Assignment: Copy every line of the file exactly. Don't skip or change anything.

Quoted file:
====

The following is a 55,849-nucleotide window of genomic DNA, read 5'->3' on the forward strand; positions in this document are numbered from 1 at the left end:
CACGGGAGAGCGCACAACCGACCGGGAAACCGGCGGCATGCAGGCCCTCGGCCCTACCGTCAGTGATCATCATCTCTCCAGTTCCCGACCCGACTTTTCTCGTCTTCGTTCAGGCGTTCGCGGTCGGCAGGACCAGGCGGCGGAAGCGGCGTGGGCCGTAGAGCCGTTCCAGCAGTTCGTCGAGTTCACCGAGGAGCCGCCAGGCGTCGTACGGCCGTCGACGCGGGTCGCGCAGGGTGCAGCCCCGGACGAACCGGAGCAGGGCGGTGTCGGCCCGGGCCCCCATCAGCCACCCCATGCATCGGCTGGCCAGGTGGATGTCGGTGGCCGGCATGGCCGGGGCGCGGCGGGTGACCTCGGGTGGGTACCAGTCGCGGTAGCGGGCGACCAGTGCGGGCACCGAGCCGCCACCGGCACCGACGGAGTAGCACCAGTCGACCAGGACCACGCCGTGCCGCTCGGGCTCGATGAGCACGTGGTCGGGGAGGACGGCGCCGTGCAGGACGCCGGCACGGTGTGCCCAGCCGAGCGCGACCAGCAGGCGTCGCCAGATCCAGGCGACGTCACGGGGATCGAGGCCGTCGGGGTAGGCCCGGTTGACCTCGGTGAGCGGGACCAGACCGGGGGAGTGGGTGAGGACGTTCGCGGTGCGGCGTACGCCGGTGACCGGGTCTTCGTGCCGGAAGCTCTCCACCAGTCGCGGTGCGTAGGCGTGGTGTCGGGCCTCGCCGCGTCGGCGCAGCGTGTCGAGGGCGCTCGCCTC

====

The following is a 55,849-nucleotide window of genomic DNA, read 5'->3' on the forward strand; positions in this document are numbered from 1 at the left end:
CACGGGAGAGCGCACAACCGACCGGGAAACCGGCGGCATGCAGGCCCTCGGCCCTACCGTCAGTGATCATCATCTCTCCAGTTCCCGACCCGACTTTTCTCGTCTTCGTTCAGGCGTTCGCGGTCGGCAGGACCAGGCGGCGGAAGCGGCGTGGGCCGTAGAGCCGTTCCAGCAGTTCGTCGAGTTCACCGAGGAGCCGCCAGGCGTCGTACGGCCGTCGACGCGGGTCGCGCAGGGTGCAGCCCCGGACGAACCGGAGCAGGGCGGTGTCGGCCCGGGCCCCCATCAGCCACCCCATGCATCGGCTGGCCAGGTGGATGTCGGTGGCCGGCATGGCCGGGGCGCGGCGGGTGACCTCGGGTGGGTACCAGTCGCGGTAGCGGGCGACCAGTGCGGGCACCGAGCCGCCACCGGCACCGACGGAGTAGCACCAGTCGACCAGGACCACGCCGTGCCGCTCGGGCTCGATGAGCACGTGGTCGGGGAGGACGGCGCCGTGCAGGACGCCGGCACGGTGTGCCCAGCCGAGCGCGACCAGCAGGCGTCGCCAGATCCAGGCGACGTCACGGGGATCGAGGCCGTCGGGGTAGGCCCGGTTGACCTCGGTGAGCGGGACCAGACCGGGGGAGTGGGTGAGGACGTTCGCGGTGCGGCGTACGCCGGTGACCGGGTCTTCGTGCCGGAAGCTCTCCACCAGTCGCGGTGCGTAGGCGTGGTGTCGGGCCTCGCCGCGTCGGCGCAGCGTGTCGAGGGCGCTCGCCTC